Serie A could be suspended after an Inter Milan supporter died following a fight with Napoli fans in which four people were stabbed.The 35-year-old Inter fan is believed to have been rushed to hospital after being hit by a van which, according to reports in Italy, was being driven by Napoli fans an hour before kick-off at the San Siro on Wednesday.He underwent emergency surgery but died from his injuries.It was also reported in the Italian press that rival fans had been armed with chains and hammers and around 60 people were involved in the brawl.Italian FA president Gabriele Gravina has threatened to stop league games from taking place following the tragic incident.Inter won 1-0 with Napoli having two players sent off, including Kalidou Koulibaly. The Senegal international defender was subjected to racial abuse with the away side asking for the match to be halted after the 27-year-old was repeatedly subjected to monkey noises.Gravina said the racist chants and violence outside the stadium were “no longer tolerable”.“Football is the heritage of true supporters and as such should be defended from all those who use it as a tool to create tension,” he said.“We condemn all forms of both physical and verbal violence, with the aggravating circumstance of racial discrimination. We do not tolerate such behaviour ruining football.”The Mayor of Milan, Giuseppe Sala, made a public apology on Thursday, describing the racist chanting as a ‘shameful act’ and asking Koulibaly’s forgiveness.“The boos aimed at Koulibaly were shameful,” said Sala on Facebook. “A shameful act towards a true athlete who wears the colour of his skin with pride.”The mayor, who was at the San Siro for the match, said he would continue to go to games but would not tolerate any racist chanting.“I will continue to watch Inter but at the first chant I will make a small gesture. I will get up and leave. I will do it for myself, aware that whoever abuses a black athlete won’t give a damn about me,” said Sala.“I apologise to Kalidou Koulibaly on my own behalf and on behalf of the people of Milan who testify to feeling that we are brothers even in these difficult times.”Napoli boss Carlo Ancelotti revealed that the staff had asked the referee three times to suspend the match because of the chants.“The solution exists,” Ancelotti told Sky. “You have to stop the match. You just have to know when, after how many announcements. And if we don’t know, then next time we may have to stop play ourselves.”Koulibaly apologised on Twitter for the defeat and being sent off but said, “I am proud of the colour of my skin, to be French, Senegalese, Neapolitan: a man.”Meanwhile, Inter will play two home league games behind closed doors following the racist abuse of Koulibaly.The Italian side will also play a third match at the San Siro without opening the ‘curva’ section of the ground, popular with the ultras.Inter’s next three home league games are against Sassuolo on January 19, Bologna on February 3 and Sampdoria on February 17.Related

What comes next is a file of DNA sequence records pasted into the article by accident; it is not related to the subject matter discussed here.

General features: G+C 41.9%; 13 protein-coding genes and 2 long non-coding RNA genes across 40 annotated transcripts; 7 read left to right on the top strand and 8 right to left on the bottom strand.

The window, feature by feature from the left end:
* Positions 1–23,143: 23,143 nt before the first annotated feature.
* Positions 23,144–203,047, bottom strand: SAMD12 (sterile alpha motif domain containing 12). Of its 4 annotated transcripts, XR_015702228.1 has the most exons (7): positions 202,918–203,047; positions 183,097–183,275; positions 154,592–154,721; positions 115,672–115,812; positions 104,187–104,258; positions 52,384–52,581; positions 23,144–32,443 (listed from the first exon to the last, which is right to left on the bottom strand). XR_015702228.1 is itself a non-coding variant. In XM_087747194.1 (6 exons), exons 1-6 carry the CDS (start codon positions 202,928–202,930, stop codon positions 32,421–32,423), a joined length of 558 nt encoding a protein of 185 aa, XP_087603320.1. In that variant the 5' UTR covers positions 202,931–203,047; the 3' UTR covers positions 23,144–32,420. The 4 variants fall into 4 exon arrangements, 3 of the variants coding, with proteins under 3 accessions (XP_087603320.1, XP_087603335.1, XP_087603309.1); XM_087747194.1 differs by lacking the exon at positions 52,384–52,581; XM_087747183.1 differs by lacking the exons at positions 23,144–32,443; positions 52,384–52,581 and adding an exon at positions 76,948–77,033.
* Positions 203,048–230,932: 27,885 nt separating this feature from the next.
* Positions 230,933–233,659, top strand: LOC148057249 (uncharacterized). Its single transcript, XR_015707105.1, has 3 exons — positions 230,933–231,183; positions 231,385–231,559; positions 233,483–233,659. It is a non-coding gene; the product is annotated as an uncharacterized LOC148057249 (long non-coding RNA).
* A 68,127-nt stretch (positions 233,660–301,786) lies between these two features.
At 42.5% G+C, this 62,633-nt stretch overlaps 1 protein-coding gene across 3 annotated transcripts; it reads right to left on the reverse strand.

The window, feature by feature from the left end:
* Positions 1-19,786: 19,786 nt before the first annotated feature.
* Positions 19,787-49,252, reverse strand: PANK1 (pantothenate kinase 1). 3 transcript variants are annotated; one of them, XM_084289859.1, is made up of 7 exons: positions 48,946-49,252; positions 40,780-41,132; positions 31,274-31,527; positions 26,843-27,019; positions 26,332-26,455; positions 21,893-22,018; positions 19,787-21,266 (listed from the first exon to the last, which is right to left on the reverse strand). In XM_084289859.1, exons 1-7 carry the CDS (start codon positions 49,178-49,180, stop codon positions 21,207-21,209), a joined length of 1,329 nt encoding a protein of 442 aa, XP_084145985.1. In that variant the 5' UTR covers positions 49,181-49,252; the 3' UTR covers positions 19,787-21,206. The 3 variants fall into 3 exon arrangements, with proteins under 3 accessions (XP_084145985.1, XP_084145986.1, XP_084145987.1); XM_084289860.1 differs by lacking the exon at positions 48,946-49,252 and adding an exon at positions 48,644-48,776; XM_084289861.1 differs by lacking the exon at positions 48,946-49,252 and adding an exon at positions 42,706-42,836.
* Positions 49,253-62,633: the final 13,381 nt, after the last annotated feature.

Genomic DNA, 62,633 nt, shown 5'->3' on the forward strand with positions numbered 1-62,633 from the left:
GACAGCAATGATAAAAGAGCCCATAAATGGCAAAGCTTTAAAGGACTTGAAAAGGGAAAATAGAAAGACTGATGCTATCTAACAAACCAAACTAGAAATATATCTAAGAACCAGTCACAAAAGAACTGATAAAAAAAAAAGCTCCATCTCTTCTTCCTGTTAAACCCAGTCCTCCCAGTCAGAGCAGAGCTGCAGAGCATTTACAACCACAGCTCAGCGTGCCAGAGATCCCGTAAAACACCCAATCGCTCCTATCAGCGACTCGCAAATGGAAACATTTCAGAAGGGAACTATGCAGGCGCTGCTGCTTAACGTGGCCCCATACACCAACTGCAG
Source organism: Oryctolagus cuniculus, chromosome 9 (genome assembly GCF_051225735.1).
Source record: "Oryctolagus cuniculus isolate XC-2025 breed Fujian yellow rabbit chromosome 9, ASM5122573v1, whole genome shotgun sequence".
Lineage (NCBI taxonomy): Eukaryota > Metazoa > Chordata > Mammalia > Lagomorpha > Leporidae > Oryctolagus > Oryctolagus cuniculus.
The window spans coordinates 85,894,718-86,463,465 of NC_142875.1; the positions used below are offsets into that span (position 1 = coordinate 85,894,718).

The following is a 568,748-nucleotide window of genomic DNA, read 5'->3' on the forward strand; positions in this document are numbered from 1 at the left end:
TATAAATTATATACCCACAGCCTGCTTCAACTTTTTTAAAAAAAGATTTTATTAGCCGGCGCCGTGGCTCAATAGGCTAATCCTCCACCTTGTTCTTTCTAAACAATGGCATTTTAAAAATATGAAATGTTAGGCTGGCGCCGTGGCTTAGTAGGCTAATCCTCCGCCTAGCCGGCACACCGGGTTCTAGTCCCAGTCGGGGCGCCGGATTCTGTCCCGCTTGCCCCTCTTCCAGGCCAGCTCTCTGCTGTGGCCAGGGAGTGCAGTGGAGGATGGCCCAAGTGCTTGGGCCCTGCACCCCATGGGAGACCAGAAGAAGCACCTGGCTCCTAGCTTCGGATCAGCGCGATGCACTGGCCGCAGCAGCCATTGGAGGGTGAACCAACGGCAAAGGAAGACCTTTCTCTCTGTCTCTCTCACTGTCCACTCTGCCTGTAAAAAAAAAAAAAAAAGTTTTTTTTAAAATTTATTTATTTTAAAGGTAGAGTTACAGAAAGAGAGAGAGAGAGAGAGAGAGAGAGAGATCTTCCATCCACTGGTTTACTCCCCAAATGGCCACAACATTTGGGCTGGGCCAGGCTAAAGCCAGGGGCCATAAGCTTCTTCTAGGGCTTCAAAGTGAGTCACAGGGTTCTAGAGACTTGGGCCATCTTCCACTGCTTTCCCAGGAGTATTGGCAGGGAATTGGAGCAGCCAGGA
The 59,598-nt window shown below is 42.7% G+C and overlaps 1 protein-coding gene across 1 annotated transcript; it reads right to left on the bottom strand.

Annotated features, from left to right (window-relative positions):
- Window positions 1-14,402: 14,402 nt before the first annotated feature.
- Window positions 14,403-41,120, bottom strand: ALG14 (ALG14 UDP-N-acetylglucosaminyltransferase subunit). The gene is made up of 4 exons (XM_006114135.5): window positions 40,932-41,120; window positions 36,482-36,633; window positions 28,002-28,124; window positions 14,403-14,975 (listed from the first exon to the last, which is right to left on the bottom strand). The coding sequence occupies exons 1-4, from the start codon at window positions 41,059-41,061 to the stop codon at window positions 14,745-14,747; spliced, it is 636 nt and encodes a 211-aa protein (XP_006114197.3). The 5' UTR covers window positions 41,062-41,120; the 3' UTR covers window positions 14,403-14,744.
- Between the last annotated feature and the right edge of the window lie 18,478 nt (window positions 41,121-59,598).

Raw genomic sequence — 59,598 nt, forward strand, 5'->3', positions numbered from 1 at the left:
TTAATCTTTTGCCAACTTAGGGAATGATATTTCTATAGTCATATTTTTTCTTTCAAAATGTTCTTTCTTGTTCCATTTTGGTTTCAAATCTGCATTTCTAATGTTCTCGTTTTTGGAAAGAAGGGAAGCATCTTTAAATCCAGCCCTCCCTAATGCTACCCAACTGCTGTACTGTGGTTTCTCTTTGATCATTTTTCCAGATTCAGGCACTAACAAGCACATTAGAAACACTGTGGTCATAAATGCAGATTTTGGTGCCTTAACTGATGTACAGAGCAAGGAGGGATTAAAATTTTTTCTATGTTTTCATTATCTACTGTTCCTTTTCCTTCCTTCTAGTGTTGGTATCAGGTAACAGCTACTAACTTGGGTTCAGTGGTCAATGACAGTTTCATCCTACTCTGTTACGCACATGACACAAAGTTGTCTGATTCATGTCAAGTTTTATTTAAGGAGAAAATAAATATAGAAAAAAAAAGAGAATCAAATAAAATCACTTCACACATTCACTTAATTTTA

LATEST STORIES LOOK: Taal Volcano island 2 days after eruption Guiao was first tapped to call the shots for Gilas in the 2018 Asian Games where he guided the country to its best finish in 16 years before being appointed to officially replace Chot Reyes in time for the fourth window of the Fiba World Cup Asian Qualifiers.Sports Related Videospowered by AdSparcRead Next Robredo to visit Batangas families displaced by Taal erruption SEA Games 2019: No surprises as Gilas Pilipinas cruises to basketball gold PLAY LIST 06:27SEA Games 2019: No surprises as Gilas Pilipinas cruises to basketball gold00:50Trending Articles01:45Explosive Gilas Pilipinas not yet at its best, says Tim Cone01:52Phivolcs: Cloud seeding in ashfall affected areas needs study01:04Daybreak as smoke, ash billows from Taal volcano01:05Poor visibility, nakaapekto sa maraming lugar sa Batangas03:028,000 pulis sa Region 4-A, tuloy ang trabaho03:57Phivolcs, nahihirapan sa komunikasyon sa Taal01:04Sold-out: Stores run out of face masks after Taal spews ash View comments LOOK: Kryz Uy, Slater Young expecting first son La Salle blows lead, escapes NU for first win on Kurt Lojera winner Residents rescue horses, farm animals left on volcano island Don’t miss out on the latest news and information. Yeng Guiao. Photo by Tristan Tamayo/INQUIRER.netMANILA, Philippines—Al Panlilio, president of the Samahang Basketbol ng Pilipinas, said the governing body for basketball in the country has accepted Yeng Guiao’s decision to step down as head coach of Gilas Pilipinas.Panlilio also lauded Guiao for not backing down from the challenge when he took on the head-coaching role for the national team last year despite the timing and circumstances.ADVERTISEMENT No need to wear face masks in Metro Manila, says scientist “Coach Yeng Guiao had the unenviable task of picking up the pieces for Gilas Pilipinas Men. Even if the odds were stacked against him from the start, he took on the challenge head on and gave it his best shot,” Panlilio said in a statement Wednesday. “His selection to take over was unanimous and it spoke volumes about the respect that he has gained throughout his career from all members of the Philippine basketball community.”“It is with a heavy heart that we accept coach Yeng’s resignation as the head coach of Gilas Pilipinas men. The SBP thanks him for his contributions and wishes him well in all his future endeavors.”FEATURED STORIESSPORTSAndray Blatche has high praise for teammate Kai SottoSPORTSBig differenceSPORTSAlmazan status stays uncertain ahead of Game 4READ: Guiao steps down as Gilas head coachGuiao resigned just three days after the Philippine team went winless in the 2019 Fiba World Cup in China. Taal Volcano’s lava fountain weakens, but Phivolcs says it’s not sign of slowing down Teen dead, another hurt in vehicular collision in Santiago City MOST READ Heart Evangelista, Kim Chiu, more celebs appeal for animal rescue after Taal eruption